Every Thursday during the pandemic, we’re checking in on members of the jewelry trade in an attempt to glean shareable tips and tricks for doing business—and living as well as possible—during the COVID-19 crisis.
Today we hear from Danielle Papin, cofounder (with partner Wade Papin) of Vancouver, British Columbia–based jewelry brand Pyrrha, a Certified B Corporation and member of 1% for the Planet that’s in the midst of building a new, zero-carbon studio.
JCK: Where are you located and who do you live with?
Danielle Papin: I live in Vancouver with Wade; our 8-year-old daughter, Hazel; and our dwarf hamster, Sam.
How are you guys, and how is your state of mind during this stage of the pandemic?
We’re feeling pretty antsy—we’ve been working from home, supervising the building of our new zero-carbon studio, and homeschooling our daughter, so it’s been logistically challenging, and we’re craving a sense of normalcy.
When quarantines began last spring, how did you adapt your business to the scary and changing environment?
We focused on keeping the studio open for whoever was able and wanted to come in, and encouraged anyone who could to work from home. We were patient and understanding of everyone’s unique positions and anxieties—losing some people in the process—and we’ve managed to weather the storm.
We’re now back to full capacity in production (our office staff is still working from home), although our COVID safety protocols have made us a bit less efficient. Thankfully, we’ve been able to keep up with what has ended up being a pretty high demand for our jewelry, so we feel fortunate to have come out relatively unscathed.
How have your customers changed their habits since the pandemic began?
Our online business is flourishing, and there’s been an increase in demand for our talismans with of-the-moment sentiments that speak to the challenges that we’re all currently facing.
Business has been great this past year because people are thinking more about where they spend their money, and they’re looking for jewelry pieces with both meaning and longevity. Our retail and wholesale customers have been very loyal and supportive throughout the pandemic, and we couldn’t be more grateful.
How has not doing trade shows changed the way you do business? And are you headed to Las Vegas in August?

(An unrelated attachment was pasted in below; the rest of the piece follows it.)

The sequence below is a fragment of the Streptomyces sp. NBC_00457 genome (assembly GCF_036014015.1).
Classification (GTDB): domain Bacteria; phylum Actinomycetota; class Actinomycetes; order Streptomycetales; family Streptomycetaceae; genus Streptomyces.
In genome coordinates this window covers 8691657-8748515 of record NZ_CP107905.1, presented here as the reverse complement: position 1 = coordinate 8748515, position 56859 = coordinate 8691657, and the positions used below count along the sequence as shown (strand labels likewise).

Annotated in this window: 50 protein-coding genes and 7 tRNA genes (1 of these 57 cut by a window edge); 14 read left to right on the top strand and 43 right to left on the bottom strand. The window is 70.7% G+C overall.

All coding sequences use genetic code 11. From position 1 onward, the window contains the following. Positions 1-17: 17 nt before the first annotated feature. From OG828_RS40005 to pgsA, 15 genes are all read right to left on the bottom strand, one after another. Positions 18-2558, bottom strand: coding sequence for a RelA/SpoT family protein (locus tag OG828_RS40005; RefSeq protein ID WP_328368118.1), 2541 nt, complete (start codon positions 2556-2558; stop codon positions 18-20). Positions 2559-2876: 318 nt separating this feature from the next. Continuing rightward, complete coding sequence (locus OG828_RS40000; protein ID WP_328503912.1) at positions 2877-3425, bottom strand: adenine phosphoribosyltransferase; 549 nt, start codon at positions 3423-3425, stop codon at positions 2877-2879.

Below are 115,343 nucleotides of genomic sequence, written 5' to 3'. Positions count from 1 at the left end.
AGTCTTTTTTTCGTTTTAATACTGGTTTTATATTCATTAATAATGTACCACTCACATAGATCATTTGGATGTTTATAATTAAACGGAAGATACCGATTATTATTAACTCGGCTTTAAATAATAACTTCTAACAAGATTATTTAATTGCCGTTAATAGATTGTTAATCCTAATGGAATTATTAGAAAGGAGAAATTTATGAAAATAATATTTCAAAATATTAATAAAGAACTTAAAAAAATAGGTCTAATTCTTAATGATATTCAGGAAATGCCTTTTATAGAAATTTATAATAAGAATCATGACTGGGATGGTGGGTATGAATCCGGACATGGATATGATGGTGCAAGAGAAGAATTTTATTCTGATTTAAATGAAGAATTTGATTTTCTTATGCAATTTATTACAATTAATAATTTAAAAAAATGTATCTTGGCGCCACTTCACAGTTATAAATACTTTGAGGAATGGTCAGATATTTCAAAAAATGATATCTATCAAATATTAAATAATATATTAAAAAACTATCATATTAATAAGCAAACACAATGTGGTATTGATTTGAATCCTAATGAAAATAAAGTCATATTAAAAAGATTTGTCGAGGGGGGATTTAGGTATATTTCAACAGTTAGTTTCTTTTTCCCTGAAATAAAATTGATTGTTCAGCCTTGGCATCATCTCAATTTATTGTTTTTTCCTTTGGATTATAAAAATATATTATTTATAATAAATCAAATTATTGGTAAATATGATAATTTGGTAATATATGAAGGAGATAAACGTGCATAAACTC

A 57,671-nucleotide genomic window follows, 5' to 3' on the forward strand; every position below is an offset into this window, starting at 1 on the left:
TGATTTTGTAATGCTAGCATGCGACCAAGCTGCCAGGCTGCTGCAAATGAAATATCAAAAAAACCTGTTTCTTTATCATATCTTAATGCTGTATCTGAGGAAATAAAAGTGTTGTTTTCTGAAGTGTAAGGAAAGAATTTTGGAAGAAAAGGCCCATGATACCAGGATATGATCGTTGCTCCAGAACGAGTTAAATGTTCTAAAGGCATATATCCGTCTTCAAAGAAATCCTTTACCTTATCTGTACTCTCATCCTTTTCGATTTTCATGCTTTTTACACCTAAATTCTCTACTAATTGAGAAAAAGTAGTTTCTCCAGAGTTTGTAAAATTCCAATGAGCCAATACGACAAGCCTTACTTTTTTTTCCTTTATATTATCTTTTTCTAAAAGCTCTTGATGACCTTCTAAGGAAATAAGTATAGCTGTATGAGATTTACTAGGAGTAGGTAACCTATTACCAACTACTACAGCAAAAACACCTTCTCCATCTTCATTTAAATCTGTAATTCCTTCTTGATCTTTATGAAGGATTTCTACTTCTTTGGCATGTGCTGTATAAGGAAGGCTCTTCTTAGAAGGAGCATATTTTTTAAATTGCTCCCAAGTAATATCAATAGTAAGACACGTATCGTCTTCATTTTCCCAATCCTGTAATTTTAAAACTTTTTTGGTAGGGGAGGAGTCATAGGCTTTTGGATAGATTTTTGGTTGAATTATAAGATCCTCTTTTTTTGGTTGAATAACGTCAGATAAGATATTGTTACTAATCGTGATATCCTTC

We aren’t counting on attending in-person shows because our vaccination schedule in Canada is a bit uncertain right now. We’re playing it safe, as we don’t want to jeopardize our salespeople’s physical or mental health [and want to wait] until they feel comfortable traveling again.
We very much miss the personal aspect of trade shows, as relationships are the lifeblood of our business. We’re focusing on being supportive in other ways: more phone calls, more Zoom meetings, more frequent social media reach-outs…just being there in general has really helped.
Are there changes you’ve made in your business during the pandemic that you think you will continue?
This year, we invested in some higher-level team members—more planners and organizers (to accommodate the changing COVID landscape). It has positively impacted our efficiency and the speed with which we can fulfill orders. In our new studio, we plan to be very conscious about how and where we put workstations, allowing everyone to have their own spaces while working as a group. It’s always a good idea to be prepared should we be faced with a similar situation in the future.
How have you been relaxing during this time?
We go for many walks in the woods. We’ve spent more time outdoors as a family this past year than we have in the past five years. It’s really fed our souls. We’re fortunate to live in a city with a huge amount of outdoor space—parks, woods, beaches all within a five-minute walk from our house.
Any TV/movie/podcast/book recs?
I’ve been reading a ton this past year, which is a happy upside to a terrible situation. I just finished Girl, Woman, Other and loved it. We’ve had our share of Netflix binging, and we can’t wait for the second season of Ted Lasso on Apple TV+—with all the heaviness in the world, it’s nice to watch a series that’s uplifting and life-affirming. We were also mesmerized by the Fantastic Fungi documentary, which really tied into our forest walks—I even downloaded a mushroom identifier app!
Top: Danielle Papin with her daughter, Hazel, at the beach in Vancouver (all photos courtesy of Pyrrha)
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